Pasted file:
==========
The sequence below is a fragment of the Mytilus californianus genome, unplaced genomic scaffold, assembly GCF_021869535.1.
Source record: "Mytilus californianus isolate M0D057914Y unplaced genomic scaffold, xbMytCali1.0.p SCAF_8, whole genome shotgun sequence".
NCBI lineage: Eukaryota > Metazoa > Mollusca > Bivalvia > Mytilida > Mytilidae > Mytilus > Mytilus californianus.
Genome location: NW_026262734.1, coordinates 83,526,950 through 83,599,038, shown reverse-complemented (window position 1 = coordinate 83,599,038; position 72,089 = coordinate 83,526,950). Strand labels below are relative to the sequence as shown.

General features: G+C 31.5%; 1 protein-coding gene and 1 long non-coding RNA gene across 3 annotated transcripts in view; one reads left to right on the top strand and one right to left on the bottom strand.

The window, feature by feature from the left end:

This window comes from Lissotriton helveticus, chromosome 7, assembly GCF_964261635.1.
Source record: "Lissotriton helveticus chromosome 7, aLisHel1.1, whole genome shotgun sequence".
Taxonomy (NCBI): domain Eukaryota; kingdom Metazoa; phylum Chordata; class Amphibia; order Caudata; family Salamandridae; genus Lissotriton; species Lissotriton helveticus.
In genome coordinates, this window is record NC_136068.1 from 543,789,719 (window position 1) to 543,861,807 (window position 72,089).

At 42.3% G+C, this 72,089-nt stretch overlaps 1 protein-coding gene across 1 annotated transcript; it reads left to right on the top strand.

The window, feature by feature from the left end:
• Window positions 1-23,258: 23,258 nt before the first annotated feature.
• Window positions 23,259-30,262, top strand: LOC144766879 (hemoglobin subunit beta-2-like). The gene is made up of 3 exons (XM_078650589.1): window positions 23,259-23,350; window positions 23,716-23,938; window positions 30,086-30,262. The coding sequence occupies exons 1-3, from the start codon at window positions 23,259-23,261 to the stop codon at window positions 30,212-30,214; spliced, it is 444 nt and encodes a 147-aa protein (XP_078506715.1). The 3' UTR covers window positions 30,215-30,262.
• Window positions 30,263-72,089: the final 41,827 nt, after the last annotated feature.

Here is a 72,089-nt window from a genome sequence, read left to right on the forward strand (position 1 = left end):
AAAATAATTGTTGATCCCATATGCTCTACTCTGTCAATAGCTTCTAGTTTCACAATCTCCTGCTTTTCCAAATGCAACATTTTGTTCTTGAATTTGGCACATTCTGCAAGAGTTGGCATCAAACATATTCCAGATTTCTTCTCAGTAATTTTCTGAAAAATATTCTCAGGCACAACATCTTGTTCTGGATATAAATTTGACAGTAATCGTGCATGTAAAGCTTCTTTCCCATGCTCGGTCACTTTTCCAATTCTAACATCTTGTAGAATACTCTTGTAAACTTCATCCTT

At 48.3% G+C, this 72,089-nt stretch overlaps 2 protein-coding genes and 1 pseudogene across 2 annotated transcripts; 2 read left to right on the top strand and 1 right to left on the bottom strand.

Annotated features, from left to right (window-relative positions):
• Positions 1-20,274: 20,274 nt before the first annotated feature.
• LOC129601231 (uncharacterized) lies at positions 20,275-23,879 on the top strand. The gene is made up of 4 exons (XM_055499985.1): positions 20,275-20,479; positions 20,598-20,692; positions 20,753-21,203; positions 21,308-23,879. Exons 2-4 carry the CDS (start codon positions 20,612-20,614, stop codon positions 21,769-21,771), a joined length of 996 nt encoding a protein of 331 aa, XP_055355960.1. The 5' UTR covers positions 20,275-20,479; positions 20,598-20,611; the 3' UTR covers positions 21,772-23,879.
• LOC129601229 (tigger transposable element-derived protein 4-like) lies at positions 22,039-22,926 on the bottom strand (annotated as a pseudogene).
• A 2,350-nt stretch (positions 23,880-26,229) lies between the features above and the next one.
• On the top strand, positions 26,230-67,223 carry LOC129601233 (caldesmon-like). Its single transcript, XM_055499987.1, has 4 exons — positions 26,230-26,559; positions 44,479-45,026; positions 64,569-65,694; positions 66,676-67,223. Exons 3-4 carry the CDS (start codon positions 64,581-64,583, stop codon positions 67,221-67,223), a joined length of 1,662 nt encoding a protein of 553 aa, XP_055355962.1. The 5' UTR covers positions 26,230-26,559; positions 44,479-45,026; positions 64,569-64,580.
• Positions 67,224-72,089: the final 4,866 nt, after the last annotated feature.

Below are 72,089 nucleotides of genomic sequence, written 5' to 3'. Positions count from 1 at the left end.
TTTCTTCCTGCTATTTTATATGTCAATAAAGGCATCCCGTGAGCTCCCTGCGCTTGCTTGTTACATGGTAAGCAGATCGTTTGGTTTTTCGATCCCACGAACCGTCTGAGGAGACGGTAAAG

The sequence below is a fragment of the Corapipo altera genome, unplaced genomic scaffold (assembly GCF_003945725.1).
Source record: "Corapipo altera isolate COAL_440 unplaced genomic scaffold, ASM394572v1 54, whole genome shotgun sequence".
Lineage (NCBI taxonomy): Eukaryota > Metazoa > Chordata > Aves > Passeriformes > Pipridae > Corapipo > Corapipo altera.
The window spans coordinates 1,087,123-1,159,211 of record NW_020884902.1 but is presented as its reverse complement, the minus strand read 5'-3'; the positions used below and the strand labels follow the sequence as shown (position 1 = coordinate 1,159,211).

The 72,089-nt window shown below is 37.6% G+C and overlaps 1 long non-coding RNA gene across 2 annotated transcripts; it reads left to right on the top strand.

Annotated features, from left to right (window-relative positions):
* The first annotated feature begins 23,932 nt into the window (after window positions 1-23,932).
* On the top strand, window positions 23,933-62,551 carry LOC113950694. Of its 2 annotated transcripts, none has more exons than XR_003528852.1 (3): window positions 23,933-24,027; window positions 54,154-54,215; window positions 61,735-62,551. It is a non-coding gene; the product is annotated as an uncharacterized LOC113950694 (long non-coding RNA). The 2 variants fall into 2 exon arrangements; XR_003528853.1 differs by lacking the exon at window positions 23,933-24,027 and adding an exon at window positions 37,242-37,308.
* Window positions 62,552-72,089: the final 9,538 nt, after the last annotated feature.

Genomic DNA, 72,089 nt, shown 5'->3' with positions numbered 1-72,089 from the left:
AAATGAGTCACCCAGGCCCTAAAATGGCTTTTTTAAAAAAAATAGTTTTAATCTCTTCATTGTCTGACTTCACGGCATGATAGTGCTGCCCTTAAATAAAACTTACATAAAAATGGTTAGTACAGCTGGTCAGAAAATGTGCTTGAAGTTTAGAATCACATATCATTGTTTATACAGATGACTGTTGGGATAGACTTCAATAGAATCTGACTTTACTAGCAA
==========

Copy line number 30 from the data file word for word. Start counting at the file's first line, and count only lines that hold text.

Lineage (NCBI taxonomy): Eukaryota > Metazoa > Chordata > Aves > Passeriformes > Pipridae > Corapipo > Corapipo altera.